Sony RX10iii. Yes, but is it really a P&S superzoom?

Sony RX10iii. Wild flowers. 600mm macro at f4.

Those of you who follow my daily photo posts on Pic for Today, Facebook, or Google+ will have noticed that I have a new camera. Sony recently announced and released the RX10iii (or RX10M3, or RX10 Mk 3…it has been called all three. Even Sony is confused about the name. It is the RX10iii on the front plate of the camera itself and on the box, but it is the RX10M3 in the exif data recorded with jpegs??)

The big features on this new offering in the RX line are the sensor: the newest 20mp, 1 inch sensor with the digital signal processor right on the back of the chip…and the zoom: a 24-600mm, f2.4-f4, ZEISS VarioSonnar design.

Farmington Falls in Farmington Maine. In-camera HDR. 6 stop difference. -1.3 EV. Program shift for slow shutter speed. Processed in Lightroom.

The sensor gives the camera better image quality (by far) than any P&S sensor camera to date, fast and sophisticated jpeg processing, and exceptional video features, including well implemented 4K  and ultra slow-motion recording. The increased IQ is not surprising considering that the sensor area is 4 times that of the Nikon P900 and its like, and the individual light receptors (all 20mp of them) are also 4 times bigger. And it is absolutely the latest technology from the undisputed leader in sensor design (many DSLRs (not to mention P&S and phones) have Sony sensors inside, no matter what the brand name on the outside), which means that Sony is able to nurse near APS-C image quality out a sensor 1/3 the size.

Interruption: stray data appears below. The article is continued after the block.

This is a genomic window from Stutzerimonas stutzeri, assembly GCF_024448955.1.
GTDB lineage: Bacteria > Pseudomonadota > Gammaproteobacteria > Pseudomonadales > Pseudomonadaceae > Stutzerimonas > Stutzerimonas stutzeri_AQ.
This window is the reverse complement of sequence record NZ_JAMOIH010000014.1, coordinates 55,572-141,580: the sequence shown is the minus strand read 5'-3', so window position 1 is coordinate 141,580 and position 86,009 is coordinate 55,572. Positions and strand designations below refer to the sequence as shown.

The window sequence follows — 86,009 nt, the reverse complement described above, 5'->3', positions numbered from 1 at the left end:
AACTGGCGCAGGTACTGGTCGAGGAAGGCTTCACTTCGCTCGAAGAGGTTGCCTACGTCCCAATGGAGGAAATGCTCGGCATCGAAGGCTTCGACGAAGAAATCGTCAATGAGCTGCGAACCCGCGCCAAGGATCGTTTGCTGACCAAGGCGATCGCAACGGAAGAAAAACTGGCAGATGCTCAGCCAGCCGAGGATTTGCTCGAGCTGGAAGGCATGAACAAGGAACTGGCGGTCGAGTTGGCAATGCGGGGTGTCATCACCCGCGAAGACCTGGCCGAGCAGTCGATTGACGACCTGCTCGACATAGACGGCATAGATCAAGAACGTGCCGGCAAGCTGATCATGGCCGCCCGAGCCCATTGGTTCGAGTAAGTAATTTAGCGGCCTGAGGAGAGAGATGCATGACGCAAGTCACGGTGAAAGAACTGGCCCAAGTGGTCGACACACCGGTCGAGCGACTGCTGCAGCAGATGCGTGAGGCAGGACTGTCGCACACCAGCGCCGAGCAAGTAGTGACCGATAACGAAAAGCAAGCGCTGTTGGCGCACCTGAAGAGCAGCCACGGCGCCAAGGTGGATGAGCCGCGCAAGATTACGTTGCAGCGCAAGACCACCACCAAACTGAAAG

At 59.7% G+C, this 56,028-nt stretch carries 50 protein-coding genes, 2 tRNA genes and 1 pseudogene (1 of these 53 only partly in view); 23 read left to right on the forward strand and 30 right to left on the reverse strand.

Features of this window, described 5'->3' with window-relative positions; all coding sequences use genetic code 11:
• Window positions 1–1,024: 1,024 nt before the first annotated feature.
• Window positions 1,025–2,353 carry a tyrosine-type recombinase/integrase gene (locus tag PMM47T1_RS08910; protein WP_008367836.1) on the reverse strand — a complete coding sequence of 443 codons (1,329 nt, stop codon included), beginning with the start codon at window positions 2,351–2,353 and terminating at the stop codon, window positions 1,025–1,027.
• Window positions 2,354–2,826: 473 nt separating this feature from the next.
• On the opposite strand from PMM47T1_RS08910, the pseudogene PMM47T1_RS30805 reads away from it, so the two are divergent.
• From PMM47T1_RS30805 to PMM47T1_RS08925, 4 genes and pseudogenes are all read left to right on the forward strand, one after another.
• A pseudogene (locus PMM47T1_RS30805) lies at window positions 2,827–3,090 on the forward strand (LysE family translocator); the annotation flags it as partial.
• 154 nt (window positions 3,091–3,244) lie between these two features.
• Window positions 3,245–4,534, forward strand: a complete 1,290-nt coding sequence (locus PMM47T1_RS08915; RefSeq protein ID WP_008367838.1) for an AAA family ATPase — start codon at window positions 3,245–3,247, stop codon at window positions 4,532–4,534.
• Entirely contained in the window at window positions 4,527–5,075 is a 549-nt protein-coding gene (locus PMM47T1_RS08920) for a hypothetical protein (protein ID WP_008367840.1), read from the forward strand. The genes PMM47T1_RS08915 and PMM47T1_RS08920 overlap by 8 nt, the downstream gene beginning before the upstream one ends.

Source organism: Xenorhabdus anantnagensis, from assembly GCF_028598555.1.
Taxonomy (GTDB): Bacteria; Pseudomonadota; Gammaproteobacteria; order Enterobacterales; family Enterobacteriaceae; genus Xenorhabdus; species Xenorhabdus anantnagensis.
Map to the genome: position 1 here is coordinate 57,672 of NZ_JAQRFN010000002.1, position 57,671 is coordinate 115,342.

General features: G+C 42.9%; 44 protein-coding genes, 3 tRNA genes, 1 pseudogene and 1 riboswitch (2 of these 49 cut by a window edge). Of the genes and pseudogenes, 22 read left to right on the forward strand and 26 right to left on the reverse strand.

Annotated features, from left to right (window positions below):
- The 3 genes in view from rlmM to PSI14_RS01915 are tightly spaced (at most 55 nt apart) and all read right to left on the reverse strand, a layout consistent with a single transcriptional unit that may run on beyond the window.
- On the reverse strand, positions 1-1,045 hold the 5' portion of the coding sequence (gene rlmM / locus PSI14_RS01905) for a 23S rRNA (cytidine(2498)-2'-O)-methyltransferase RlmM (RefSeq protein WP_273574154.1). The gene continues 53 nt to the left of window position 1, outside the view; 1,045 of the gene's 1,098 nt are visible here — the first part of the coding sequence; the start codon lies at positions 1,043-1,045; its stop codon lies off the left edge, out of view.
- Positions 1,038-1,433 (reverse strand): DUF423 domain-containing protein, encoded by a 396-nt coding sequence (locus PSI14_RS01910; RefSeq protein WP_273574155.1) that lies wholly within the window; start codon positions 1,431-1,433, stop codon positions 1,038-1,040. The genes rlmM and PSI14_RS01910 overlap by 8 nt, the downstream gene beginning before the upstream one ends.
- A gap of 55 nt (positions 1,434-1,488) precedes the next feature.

(Any of the images here can be viewed at any size up to original by clicking the image, which will take you to my WideEyedInWonder site. Size controls are at the bottom right.)